By: Venita Aspen
How did you come up with the idea?
We’re a brother duo, and we knew our social mission from the jump. Our parents were both teachers and it was a given that we would focus on education. The concept came from the desire to want to do something. We believe that one does not have to choose between doing well and doing good. We don’t have a background in fashion but were inspired by game changing moments while learning about social entrepreneurship.
How do you choose each Pocket Artist?
Virtue cycles start and end with a Giving Trip and we collect drawings. We come back with 800 or more drawings, and start looking at each and every one. We find the drawings that will do the best as PocketArt and then go to work, but one rule protects the drawing- we don’t add or take anything away from the drawing.
Since the designs are created by children will you be coming up with a children’s line anytime soon?
Yes, currently about 95% percent of the business is women’s merchandise and we have a small men’s line but are very interested in coming out with a kid’s line.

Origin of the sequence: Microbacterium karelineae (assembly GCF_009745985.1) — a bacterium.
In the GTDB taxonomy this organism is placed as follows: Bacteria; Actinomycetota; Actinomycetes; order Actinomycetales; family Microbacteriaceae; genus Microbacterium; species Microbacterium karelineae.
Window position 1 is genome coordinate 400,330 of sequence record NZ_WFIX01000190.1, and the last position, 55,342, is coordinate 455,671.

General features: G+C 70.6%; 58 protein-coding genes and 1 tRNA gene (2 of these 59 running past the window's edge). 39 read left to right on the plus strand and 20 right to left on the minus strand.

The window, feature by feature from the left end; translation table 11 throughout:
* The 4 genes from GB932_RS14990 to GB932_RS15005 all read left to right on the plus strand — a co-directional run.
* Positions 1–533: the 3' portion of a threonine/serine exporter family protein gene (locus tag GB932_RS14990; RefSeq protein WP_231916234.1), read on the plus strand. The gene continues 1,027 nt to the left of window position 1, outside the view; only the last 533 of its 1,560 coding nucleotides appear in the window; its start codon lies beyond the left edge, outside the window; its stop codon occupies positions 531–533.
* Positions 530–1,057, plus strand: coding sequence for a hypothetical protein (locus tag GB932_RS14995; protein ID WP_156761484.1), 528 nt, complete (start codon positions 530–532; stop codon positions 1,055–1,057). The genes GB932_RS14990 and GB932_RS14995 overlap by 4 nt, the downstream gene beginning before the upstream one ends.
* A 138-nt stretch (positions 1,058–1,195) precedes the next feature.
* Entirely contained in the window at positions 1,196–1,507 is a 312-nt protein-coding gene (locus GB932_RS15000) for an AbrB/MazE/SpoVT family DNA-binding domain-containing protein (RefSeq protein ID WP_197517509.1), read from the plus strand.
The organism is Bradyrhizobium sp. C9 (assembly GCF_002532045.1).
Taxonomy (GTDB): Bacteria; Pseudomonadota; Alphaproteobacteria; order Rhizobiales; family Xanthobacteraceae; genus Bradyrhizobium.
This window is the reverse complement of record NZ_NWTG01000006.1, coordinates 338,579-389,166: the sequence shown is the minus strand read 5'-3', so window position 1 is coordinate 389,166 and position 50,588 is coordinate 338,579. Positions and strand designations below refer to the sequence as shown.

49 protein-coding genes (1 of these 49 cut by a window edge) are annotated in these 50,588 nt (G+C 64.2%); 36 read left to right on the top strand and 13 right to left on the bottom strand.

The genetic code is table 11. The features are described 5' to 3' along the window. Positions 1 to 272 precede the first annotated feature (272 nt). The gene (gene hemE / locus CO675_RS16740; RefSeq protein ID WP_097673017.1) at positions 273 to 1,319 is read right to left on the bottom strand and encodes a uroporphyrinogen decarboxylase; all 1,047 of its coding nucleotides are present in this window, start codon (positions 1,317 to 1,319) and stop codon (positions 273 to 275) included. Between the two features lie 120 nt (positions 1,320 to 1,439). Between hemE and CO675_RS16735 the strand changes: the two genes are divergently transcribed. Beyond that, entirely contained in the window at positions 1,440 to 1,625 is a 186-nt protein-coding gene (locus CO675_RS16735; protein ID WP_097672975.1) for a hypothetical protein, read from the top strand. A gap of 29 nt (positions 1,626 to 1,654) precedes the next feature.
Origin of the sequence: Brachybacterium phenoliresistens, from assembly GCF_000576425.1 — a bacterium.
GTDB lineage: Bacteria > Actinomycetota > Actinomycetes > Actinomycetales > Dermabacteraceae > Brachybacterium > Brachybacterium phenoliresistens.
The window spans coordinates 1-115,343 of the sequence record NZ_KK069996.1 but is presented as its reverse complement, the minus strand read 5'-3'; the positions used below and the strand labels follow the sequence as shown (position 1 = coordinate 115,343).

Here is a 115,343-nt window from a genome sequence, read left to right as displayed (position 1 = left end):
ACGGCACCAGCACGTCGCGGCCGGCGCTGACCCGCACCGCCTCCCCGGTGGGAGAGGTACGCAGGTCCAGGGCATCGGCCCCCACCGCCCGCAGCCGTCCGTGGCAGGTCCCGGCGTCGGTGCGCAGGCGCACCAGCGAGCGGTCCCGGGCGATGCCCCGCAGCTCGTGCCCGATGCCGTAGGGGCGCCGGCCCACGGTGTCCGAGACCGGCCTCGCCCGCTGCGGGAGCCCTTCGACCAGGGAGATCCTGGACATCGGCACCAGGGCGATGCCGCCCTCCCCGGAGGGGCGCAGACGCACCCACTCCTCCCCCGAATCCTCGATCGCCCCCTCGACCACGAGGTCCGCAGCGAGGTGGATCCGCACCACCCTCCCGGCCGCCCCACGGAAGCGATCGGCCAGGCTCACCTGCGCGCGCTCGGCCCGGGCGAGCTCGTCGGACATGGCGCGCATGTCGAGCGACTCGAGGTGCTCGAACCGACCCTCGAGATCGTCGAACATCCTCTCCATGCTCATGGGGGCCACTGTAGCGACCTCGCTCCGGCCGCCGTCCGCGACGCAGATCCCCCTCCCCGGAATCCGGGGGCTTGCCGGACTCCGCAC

Which schools, how do you decide that?
We do a village profile: We work closely with Giving Partners both in the U.S. and overseas. Right now we have two schools in the US- one in Athens, GA and one in Harlem, NY- and three in Mexico, Peru and Haiti.
How has this inspired you since you started?
Hands down, the best part of the job is the Giving Trip. It is very difficult as it is self funded. We provide the backpacks, the supplies; we schedule the trips, transportation and flights if necessary. As fun as it is to do everything else, the Giving Trip is still always the best part. You come back tired and exhausted but your spirit is uplifted.
Are they only available to purchase online?
umano has been available on Bloomingdales.com since last year. We just launched in nine Bloomingdale’s stores this August – six in New York and three in Los Angeles. umano is also available in specialty stores nationwide.
2011 is when we started as a passion project. We had full-time corporate jobs and would do this on weekends. Eventually business activity increased and we started calling in sick to work. Soon after that we made the leap to do it full-time and we’ve been doing it for two years.
Being self-funded presents a unique set of challenges, especially in fashion. It’s not like the tech world where there is a huge surplus of money to be invested in projects. But we do what we can and as much as we can. Even with the obstacles, we believe in this mission and every day we work to spread the “Rock a Pocket” movement.
To help push out the interview, e-mail Press@umano.com.